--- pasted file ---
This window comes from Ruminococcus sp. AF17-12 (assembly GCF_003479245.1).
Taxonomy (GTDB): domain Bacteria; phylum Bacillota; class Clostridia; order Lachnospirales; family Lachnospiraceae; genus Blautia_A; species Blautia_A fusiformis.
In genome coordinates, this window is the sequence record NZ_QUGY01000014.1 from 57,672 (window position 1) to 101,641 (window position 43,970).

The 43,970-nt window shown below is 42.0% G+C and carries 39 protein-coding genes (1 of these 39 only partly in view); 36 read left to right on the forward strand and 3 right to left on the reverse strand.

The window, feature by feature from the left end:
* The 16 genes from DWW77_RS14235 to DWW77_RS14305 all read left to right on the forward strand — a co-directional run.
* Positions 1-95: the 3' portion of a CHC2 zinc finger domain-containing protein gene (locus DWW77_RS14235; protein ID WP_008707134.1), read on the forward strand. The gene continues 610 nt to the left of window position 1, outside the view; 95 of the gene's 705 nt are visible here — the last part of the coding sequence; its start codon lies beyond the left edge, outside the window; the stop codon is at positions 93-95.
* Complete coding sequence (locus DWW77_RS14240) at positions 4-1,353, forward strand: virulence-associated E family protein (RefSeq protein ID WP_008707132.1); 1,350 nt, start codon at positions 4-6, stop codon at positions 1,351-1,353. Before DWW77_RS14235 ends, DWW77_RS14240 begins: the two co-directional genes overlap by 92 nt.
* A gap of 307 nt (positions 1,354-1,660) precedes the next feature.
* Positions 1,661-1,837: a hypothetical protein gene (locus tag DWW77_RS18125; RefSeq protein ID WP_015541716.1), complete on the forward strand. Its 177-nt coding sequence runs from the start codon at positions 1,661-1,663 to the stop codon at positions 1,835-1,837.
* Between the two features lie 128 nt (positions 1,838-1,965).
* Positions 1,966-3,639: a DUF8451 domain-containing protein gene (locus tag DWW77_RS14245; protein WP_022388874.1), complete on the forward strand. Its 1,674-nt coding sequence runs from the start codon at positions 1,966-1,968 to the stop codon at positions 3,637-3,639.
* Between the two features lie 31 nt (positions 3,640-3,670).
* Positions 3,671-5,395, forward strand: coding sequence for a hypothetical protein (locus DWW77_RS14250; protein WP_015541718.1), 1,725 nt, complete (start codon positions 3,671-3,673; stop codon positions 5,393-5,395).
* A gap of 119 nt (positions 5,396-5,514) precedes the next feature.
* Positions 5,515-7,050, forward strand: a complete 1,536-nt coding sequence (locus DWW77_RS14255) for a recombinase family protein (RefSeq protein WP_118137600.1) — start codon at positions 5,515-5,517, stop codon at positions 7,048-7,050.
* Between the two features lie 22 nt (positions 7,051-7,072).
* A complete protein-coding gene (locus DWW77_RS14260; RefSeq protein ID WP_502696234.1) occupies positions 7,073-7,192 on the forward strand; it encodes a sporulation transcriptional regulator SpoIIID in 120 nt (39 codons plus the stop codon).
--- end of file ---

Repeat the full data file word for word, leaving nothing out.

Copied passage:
This window comes from Ruminococcus sp. AF17-12 (assembly GCF_003479245.1).
Taxonomy (GTDB): domain Bacteria; phylum Bacillota; class Clostridia; order Lachnospirales; family Lachnospiraceae; genus Blautia_A; species Blautia_A fusiformis.
In genome coordinates, this window is the sequence record NZ_QUGY01000014.1 from 57,672 (window position 1) to 101,641 (window position 43,970).

The 43,970-nt window shown below is 42.0% G+C and carries 39 protein-coding genes (1 of these 39 only partly in view); 36 read left to right on the forward strand and 3 right to left on the reverse strand.

The window, feature by feature from the left end:
* The 16 genes from DWW77_RS14235 to DWW77_RS14305 all read left to right on the forward strand — a co-directional run.
* Positions 1-95: the 3' portion of a CHC2 zinc finger domain-containing protein gene (locus DWW77_RS14235; protein ID WP_008707134.1), read on the forward strand. The gene continues 610 nt to the left of window position 1, outside the view; 95 of the gene's 705 nt are visible here — the last part of the coding sequence; its start codon lies beyond the left edge, outside the window; the stop codon is at positions 93-95.
* Complete coding sequence (locus DWW77_RS14240) at positions 4-1,353, forward strand: virulence-associated E family protein (RefSeq protein ID WP_008707132.1); 1,350 nt, start codon at positions 4-6, stop codon at positions 1,351-1,353. Before DWW77_RS14235 ends, DWW77_RS14240 begins: the two co-directional genes overlap by 92 nt.
* A gap of 307 nt (positions 1,354-1,660) precedes the next feature.
* Positions 1,661-1,837: a hypothetical protein gene (locus tag DWW77_RS18125; RefSeq protein ID WP_015541716.1), complete on the forward strand. Its 177-nt coding sequence runs from the start codon at positions 1,661-1,663 to the stop codon at positions 1,835-1,837.
* Between the two features lie 128 nt (positions 1,838-1,965).
* Positions 1,966-3,639: a DUF8451 domain-containing protein gene (locus tag DWW77_RS14245; protein WP_022388874.1), complete on the forward strand. Its 1,674-nt coding sequence runs from the start codon at positions 1,966-1,968 to the stop codon at positions 3,637-3,639.
* Between the two features lie 31 nt (positions 3,640-3,670).
* Positions 3,671-5,395, forward strand: coding sequence for a hypothetical protein (locus DWW77_RS14250; protein WP_015541718.1), 1,725 nt, complete (start codon positions 3,671-3,673; stop codon positions 5,393-5,395).
* A gap of 119 nt (positions 5,396-5,514) precedes the next feature.
* Positions 5,515-7,050, forward strand: a complete 1,536-nt coding sequence (locus DWW77_RS14255) for a recombinase family protein (RefSeq protein WP_118137600.1) — start codon at positions 5,515-5,517, stop codon at positions 7,048-7,050.
* Between the two features lie 22 nt (positions 7,051-7,072).
* A complete protein-coding gene (locus DWW77_RS14260; RefSeq protein ID WP_502696234.1) occupies positions 7,073-7,192 on the forward strand; it encodes a sporulation transcriptional regulator SpoIIID in 120 nt (39 codons plus the stop codon).